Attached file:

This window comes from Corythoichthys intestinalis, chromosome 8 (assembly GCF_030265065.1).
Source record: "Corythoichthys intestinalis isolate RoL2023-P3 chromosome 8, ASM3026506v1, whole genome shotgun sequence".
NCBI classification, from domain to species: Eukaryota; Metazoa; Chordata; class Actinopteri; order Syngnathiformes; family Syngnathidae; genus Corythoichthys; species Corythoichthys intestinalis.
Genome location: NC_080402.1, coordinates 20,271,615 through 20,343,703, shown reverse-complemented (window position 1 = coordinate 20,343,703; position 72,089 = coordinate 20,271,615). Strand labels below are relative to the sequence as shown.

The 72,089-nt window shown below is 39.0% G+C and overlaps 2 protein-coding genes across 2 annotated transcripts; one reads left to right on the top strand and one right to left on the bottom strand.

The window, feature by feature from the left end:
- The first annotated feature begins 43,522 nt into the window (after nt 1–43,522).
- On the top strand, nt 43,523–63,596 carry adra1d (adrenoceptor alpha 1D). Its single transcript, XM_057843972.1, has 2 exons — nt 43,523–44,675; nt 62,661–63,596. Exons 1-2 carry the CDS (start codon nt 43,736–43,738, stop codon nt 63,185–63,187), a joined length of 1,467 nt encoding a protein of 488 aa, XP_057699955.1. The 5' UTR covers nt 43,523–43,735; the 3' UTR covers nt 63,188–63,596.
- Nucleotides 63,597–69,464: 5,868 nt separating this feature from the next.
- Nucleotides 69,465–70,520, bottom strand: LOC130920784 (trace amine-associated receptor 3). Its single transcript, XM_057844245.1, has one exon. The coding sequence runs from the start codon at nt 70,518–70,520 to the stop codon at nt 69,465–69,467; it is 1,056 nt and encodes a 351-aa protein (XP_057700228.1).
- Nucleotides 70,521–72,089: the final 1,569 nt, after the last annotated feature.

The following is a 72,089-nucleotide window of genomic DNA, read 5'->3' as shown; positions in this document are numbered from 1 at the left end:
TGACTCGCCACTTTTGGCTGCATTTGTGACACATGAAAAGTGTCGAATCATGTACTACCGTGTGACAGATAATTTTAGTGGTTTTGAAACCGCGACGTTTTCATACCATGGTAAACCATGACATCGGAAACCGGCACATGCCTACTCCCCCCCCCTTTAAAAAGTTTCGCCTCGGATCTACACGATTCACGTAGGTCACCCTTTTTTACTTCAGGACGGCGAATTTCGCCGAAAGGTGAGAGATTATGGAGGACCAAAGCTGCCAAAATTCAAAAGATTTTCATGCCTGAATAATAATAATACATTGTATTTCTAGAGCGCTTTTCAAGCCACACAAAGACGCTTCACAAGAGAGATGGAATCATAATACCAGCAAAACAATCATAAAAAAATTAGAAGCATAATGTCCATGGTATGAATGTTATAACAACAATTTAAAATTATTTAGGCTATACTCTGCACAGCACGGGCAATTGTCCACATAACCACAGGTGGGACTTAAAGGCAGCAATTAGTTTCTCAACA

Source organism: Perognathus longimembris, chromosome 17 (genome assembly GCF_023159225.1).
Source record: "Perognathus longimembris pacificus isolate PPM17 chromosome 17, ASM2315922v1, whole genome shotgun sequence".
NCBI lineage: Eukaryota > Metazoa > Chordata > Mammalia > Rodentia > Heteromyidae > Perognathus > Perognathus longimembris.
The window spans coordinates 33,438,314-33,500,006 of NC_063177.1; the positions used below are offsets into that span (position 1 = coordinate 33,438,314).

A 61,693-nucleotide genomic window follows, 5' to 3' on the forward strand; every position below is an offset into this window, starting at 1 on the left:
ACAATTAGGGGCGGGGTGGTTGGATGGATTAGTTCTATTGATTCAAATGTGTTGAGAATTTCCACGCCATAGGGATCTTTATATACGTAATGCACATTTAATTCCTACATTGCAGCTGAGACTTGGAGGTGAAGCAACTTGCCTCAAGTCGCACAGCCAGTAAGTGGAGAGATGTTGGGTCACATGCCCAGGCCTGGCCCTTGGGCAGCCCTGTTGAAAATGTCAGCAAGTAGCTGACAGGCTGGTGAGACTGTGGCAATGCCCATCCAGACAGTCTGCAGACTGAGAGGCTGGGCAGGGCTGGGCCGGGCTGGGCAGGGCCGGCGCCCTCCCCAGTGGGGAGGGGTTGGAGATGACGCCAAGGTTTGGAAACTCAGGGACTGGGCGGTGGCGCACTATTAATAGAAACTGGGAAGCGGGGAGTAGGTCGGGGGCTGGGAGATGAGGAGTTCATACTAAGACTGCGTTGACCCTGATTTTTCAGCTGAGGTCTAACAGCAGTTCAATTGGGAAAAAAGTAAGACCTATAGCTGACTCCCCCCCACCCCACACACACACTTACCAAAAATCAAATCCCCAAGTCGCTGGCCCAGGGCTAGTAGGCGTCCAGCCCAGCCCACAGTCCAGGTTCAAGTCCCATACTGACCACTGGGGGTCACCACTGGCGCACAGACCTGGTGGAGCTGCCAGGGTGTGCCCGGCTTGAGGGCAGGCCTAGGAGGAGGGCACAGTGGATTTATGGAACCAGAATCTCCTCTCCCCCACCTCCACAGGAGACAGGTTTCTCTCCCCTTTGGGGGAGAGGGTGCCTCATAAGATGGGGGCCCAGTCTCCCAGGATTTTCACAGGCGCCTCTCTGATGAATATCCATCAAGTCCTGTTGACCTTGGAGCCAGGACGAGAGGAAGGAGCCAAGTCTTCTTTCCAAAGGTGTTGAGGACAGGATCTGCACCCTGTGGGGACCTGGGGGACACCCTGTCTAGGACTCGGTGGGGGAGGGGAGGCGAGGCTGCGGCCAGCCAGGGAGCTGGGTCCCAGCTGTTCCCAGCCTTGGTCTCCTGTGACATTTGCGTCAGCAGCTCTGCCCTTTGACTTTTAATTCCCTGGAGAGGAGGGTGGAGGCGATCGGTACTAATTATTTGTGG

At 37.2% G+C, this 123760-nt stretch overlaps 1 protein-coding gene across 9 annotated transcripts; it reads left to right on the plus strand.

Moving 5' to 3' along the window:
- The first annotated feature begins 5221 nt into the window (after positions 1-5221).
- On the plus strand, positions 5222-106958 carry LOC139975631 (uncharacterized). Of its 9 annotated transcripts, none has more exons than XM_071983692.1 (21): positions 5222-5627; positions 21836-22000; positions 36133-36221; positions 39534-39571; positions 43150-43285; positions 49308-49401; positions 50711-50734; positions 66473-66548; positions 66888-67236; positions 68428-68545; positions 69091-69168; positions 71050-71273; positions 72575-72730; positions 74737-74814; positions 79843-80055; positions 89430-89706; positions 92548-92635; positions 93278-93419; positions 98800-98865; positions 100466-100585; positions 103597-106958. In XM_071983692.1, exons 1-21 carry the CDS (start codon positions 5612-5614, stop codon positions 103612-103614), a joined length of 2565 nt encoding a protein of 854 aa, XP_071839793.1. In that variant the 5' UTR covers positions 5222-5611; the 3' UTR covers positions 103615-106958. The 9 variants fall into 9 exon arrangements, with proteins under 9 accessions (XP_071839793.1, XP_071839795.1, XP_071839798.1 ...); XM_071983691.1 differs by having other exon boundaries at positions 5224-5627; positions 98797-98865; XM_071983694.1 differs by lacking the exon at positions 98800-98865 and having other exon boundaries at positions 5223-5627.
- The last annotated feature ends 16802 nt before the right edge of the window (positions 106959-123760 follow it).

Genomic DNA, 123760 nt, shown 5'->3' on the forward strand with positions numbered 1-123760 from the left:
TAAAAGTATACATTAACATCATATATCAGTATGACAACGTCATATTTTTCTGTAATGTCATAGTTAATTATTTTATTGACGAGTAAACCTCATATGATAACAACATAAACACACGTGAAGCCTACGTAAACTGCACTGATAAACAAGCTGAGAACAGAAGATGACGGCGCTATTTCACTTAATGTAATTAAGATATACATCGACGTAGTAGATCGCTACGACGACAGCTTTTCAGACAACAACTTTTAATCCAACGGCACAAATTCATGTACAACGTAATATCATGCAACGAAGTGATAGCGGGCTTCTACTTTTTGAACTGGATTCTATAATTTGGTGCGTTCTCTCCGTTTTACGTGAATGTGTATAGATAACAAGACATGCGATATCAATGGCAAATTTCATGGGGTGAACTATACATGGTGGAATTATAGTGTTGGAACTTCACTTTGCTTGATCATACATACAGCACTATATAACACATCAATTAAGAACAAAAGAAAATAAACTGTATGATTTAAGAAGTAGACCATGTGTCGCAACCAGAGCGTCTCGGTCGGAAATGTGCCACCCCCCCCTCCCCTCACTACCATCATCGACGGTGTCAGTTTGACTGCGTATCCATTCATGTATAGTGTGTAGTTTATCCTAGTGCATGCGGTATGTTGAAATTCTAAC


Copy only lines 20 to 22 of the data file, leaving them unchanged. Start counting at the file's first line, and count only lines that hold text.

At 37.2% G+C, this 123760-nt stretch overlaps 1 protein-coding gene across 9 annotated transcripts; it reads left to right on the plus strand.

Moving 5' to 3' along the window:
- The first annotated feature begins 5221 nt into the window (after positions 1-5221).